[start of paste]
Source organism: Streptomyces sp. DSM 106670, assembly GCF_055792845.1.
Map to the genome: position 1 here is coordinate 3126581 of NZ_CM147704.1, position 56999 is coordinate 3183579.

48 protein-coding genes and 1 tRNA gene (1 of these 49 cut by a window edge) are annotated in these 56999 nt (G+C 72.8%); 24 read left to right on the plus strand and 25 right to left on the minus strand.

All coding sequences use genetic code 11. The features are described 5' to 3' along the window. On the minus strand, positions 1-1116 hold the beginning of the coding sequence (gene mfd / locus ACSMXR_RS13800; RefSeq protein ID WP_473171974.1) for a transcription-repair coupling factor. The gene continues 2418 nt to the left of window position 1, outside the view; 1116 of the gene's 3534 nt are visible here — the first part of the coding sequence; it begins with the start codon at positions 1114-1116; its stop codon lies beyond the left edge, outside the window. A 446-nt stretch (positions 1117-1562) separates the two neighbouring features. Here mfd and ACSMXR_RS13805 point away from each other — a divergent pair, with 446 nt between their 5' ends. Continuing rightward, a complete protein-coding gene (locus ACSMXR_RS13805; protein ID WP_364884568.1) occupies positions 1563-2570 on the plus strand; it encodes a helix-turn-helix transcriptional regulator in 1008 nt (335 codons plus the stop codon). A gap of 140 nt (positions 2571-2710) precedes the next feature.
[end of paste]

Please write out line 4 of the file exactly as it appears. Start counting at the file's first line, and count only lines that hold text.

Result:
All coding sequences use genetic code 11. The features are described 5' to 3' along the window. On the minus strand, positions 1-1116 hold the beginning of the coding sequence (gene mfd / locus ACSMXR_RS13800; RefSeq protein ID WP_473171974.1) for a transcription-repair coupling factor. The gene continues 2418 nt to the left of window position 1, outside the view; 1116 of the gene's 3534 nt are visible here — the first part of the coding sequence; it begins with the start codon at positions 1114-1116; its stop codon lies beyond the left edge, outside the window. A 446-nt stretch (positions 1117-1562) separates the two neighbouring features. Here mfd and ACSMXR_RS13805 point away from each other — a divergent pair, with 446 nt between their 5' ends. Continuing rightward, a complete protein-coding gene (locus ACSMXR_RS13805; protein ID WP_364884568.1) occupies positions 1563-2570 on the plus strand; it encodes a helix-turn-helix transcriptional regulator in 1008 nt (335 codons plus the stop codon). A gap of 140 nt (positions 2571-2710) precedes the next feature.